Gail Simone (born July 29, 1974) has written multiple books, mostly for DC Comics (including Birds of Prey, The All-New Atom, and Wonder Woman), though she also had a famous run on Marvel's Deadpool. She is the one charged with coining the infamous phrase 'women in refrigerators', and has an entire website dedicated to such instances.
Gail is known for being unfailingly polite and friendly to her fellow creators (going as far as to say Amazons Attack has good points and defending the artwork of Rob Liefeld when they did a Teen Titans arc together), and interacting a lot with the Internet fandom. She visits and debates with members of scans_daily, has founded the Wonder Woman section on the CBR boards and hangs around Comic Bloc as well. She used to be found on the You'll All Be Sorry! forum on Comic Book Resources, named for a satiric column on comics she used to write before working for mainstream comics. She now has her own website at gailsimone.net.
In 2010, she finished Secret Six and concluded a second run on Birds of Prey, which she started writing after her years on Wonder Woman. Most recently, she enjoyed a long run on the New 52 Batgirl and a somewhat shorter run co-writing The Fury of Firestorm with Ethan Van Sciver. When she was fired from the former, the backlash resulted in her quickly being put back on the book. She is currently working on a Domino book for Marvel, a Plastic Man book for DC, and a Red Sonja/Tarzan book for Dynamite. She also rather unexpectedly contributed a script for the final season of My Little Pony: Friendship Is Magic, "Between Dark and Dawn".
Works credited to Gail Simone:
- Killer Princesses
- Agent X
- Rose and Thorn
- Action Comics
- Villains United
- Secret Six
- Birds of Prey
- Welcome to Tranquility
- The All-New Atom
- Wonder Woman
- The Movement
- Red Sonja
- Legends of Red Sonja
- Tomb Raider (the comics tying in between the 2013 reboot and its sequel)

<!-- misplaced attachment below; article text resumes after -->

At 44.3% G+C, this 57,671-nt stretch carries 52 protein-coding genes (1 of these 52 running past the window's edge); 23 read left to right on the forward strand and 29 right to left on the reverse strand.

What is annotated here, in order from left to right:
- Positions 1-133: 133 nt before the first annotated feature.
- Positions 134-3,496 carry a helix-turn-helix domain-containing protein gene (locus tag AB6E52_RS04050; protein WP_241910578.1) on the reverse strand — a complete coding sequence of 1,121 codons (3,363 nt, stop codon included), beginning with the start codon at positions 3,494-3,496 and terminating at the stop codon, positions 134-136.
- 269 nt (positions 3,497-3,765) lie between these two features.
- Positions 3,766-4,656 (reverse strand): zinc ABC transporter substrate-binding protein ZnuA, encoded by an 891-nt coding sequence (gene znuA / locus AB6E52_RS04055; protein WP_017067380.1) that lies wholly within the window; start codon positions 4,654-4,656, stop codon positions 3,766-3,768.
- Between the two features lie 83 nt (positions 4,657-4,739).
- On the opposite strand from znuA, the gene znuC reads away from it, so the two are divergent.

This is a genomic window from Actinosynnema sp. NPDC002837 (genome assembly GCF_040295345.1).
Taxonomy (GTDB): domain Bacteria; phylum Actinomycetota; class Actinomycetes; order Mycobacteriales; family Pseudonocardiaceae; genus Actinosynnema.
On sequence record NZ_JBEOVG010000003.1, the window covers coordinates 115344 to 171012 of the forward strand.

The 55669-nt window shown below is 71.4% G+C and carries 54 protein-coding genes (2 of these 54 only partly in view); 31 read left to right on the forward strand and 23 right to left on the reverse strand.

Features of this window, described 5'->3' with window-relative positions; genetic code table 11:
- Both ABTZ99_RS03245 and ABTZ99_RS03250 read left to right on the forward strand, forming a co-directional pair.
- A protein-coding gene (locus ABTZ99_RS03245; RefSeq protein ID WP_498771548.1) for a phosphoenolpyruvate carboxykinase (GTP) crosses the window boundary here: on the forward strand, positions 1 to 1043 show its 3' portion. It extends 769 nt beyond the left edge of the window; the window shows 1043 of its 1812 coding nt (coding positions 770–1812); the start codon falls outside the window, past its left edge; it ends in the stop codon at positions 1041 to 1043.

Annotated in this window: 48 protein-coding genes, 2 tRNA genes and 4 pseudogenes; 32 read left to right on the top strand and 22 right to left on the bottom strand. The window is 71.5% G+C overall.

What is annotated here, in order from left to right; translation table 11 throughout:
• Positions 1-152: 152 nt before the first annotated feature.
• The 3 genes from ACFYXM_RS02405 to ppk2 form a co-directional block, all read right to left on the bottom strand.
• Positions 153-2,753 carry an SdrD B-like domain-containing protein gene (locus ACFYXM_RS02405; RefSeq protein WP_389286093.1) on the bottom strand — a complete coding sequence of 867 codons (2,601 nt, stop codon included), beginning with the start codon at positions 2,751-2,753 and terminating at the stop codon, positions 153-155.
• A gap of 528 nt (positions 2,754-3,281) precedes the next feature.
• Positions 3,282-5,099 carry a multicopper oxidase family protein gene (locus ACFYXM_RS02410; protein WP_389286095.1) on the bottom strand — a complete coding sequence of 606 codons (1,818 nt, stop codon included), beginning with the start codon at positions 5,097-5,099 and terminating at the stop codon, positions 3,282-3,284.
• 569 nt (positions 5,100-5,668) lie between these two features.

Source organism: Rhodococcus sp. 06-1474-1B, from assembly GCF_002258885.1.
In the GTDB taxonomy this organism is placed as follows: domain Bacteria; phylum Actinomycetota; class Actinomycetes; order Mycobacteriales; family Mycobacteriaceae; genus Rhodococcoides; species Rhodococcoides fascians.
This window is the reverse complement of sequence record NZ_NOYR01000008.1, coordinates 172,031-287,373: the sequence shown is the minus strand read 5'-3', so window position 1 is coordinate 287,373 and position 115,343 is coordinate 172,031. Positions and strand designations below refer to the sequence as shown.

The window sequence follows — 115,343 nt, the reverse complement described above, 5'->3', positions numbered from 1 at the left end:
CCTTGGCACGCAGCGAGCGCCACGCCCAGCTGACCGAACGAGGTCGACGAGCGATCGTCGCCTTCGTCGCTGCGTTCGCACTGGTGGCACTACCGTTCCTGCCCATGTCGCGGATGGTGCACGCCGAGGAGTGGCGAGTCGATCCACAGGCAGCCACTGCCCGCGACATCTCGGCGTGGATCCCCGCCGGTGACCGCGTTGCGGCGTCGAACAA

- Sensation Comics Featuring Wonder Woman, "Gothamazon"
- Leaving Megalopolis
- Plastic Man
- Red Sonja/Tarzan
Simone's body of work embodies these tropes:
- Author Appeal: She likes writing teams of women, from the Birds of Prey to Domino's Posse.
- Creator's Favorite: One of her favorite minor character is King Shark. Her only mention of the movie Justice League Dark: Apokolips War is mentioning the 30 seconds Signature Scene between King Shark and John Constantine.
- Exactly What It Says on the Tin: As she frequenty reminds people, King Shark is a shark.
- Most Writers Are Male: Initially, she was the only woman working on the 2011 DC reboot (out of 52 creative teams). The second wave added three more: one writer and two artists.
- Promoted Fanboy: She started out as a hairdresser who just liked comics before getting a job writing Simpsons comics. Then Marvel hired her to write the last storyline for the Deadpool comic and the opening arc of Agent X, before jumping ship to DC and writing many of their comics.
- What Could Have Been:
- Twice. Firstly, she wanted to bring Cassandra Cain into Birds of Prey with a story that would transform her into a Christian, citing the fact that while an atheist herself she feels religion is misrepresented in comics. Secondly, she pitched a new book for the New 52 which involved Stephanie Brown and a handful of other missing female characters and form a team and would be co-written by Bryan Q Miller. Both were unable to come to pass due to some issues involving both Cass and Steph.
- She had several scripts written that were scrapped when she was briefly fired from Batgirl, and her concept for the "Zero Year" crossover issue of Batgirl was "cool," but DC wanted someone else to write it. But the crossover isn't editorially mandated— the writers of the various books all expressed interest!
- DC also rejected a pitch for a Shazam family comic that would be written by her, Mark Waid, and Grant Morrison.
- She wrote the episode "Double Date" for Justice League Unlimited. It was originally going to be about Barbara Gordon getting injured when working on a case, so she calls Black Canary and Huntress to solve it for her. Gail also wanted to write an episode with the Queen of Fables as the villain.
- World of Snark: One of the defining aspects of her work is how pretty much every issue is peppered with some kind of casual snark.
- Writer Revolt: Flat-out refused to do some part of the Death of the Family storyline and was fired for it. DC re-hired her after the backlash.